Biden and Harris visually emphasized the contrasts that make them .complementary. Harris, the first Black woman to be elected to one of the two highest offices in the land, dressed in suffragette white, donning a suit and blouse that under the rally lights shone as bright as her smile. Biden, whose working-class roots and familiarity with grief became a powerful part of his appeal, wore a standard politician’s dark suit.
But they seemed to channel each other, too. Harris, nodding to Biden’s great strength as a “healer,” acknowledged her supporters’ struggles, and then deftly turned the memory of those losses into fortitude for the fight to come, saying the pair had seen "your courage, your resilience and the generosity of your spirit.” Biden seemed to have acquired some of Harris’s bounce: He was clearly so excited that he jogged out onto the stage when his running mate introduced him.
Much of Harris’s and Biden’s speeches consisted of bromides, which seemed like the point. After five years of President Trump’s provocations, hearing Biden tell election workers that “you deserve a special thanks from the entire nation” is the equivalent of listening to a guided meditation video. This is a man who will bring Dad humor, rather than drama, to the White House, as Biden did when he told Harris: "Kamala, Doug, like it or not, you’re family. You become an honorary Biden, there’s no way out.”
How much normality Biden’s supporters actually want, though, is an open question. A highly conventional speech may be a cooling salve on an inflamed country, but it is not yet clear that it is the treatment that will heal the underlying wound. For many Americans, the idea of joy is not exactly compatible with the prospect of a return to the way things were, and reconciliation seems highly dubious.
Indeed, the crowd in Delaware was relatively quiet as Biden made the argument that may be the toughest sell of his presidency: “Let’s give each other a chance. It’s time to put away the harsh rhetoric, lower the temperature, see each other again. Listen to each other again. And to make progress, we have to stop treating our opponents as our enemies,” Biden told the crowd. “This is the time to heal in America. ... Let this grim era of demonization in America begin to end here and now. ... It’s a decision, a choice we make. And if we can decide not to cooperate, we can decide to cooperate. And I believe that this is part of the mandate given to us from the American people. They want us to cooperate in their interest.”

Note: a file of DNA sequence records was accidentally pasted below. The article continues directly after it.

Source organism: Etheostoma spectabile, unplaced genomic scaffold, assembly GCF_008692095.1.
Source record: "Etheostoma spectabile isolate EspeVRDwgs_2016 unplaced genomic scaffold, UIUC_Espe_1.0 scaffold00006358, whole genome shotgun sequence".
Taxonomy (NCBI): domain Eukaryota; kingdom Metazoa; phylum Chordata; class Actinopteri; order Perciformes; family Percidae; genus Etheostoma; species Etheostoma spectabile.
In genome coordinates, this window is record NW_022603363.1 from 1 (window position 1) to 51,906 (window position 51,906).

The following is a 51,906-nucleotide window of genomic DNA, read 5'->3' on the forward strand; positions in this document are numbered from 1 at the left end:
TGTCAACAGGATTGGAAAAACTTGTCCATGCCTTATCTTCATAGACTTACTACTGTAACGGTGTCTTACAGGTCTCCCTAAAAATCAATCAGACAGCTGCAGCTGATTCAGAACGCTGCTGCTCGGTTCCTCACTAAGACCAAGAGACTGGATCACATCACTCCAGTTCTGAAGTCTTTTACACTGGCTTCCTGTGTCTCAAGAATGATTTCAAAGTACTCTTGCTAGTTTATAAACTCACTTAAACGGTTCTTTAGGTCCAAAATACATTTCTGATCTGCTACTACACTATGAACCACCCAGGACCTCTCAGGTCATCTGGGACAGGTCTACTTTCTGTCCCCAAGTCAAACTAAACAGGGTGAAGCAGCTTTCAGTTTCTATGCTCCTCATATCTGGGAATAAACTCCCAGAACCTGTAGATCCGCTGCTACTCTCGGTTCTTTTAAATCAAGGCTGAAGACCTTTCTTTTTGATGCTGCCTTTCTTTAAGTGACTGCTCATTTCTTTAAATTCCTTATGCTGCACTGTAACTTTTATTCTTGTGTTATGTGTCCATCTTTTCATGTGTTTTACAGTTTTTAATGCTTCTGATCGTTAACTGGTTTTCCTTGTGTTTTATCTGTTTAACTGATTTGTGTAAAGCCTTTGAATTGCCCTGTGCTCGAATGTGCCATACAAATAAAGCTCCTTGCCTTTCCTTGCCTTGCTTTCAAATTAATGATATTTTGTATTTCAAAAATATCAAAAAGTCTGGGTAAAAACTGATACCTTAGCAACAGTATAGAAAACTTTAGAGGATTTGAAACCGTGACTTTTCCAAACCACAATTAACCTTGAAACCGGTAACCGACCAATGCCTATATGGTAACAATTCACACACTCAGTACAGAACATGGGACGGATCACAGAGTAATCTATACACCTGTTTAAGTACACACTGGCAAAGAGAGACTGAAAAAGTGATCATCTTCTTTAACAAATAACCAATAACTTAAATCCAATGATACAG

Any observer of Biden’s campaigns is familiar with his fondness for the poet Seamus Heaney’s “The Cure at Troy," particularly the lines “Once in a lifetime / The longed for tidal wave / Of justice can rise up / And hope and history rhyme.” But there’s more to the work, which was underway when Nelson Mandela was released from prison. It isn’t simply a celebration of justice’s spontaneous arrival, but a testament to the power of working past pain, and what lies beyond the desire for vengeance.
Biden knows this: In late October, his campaign released a video that includes Biden reading a more complete version of “The Cure at Troy,”
“Human beings suffer. / They torture one another. / They get hurt and get hard,” the poem begins. And after the lines Biden made famous, Heaney continues, “So hope for a great sea-change / On the far side of revenge. / Believe that a further shore / Is reachable from here. / Believe in miracles. / And cures and healing wells.”
For now, Joe Biden and Kamala Harris’s election is what we have in lieu of miracles and healing wells. We’ll have to see if that’s enough.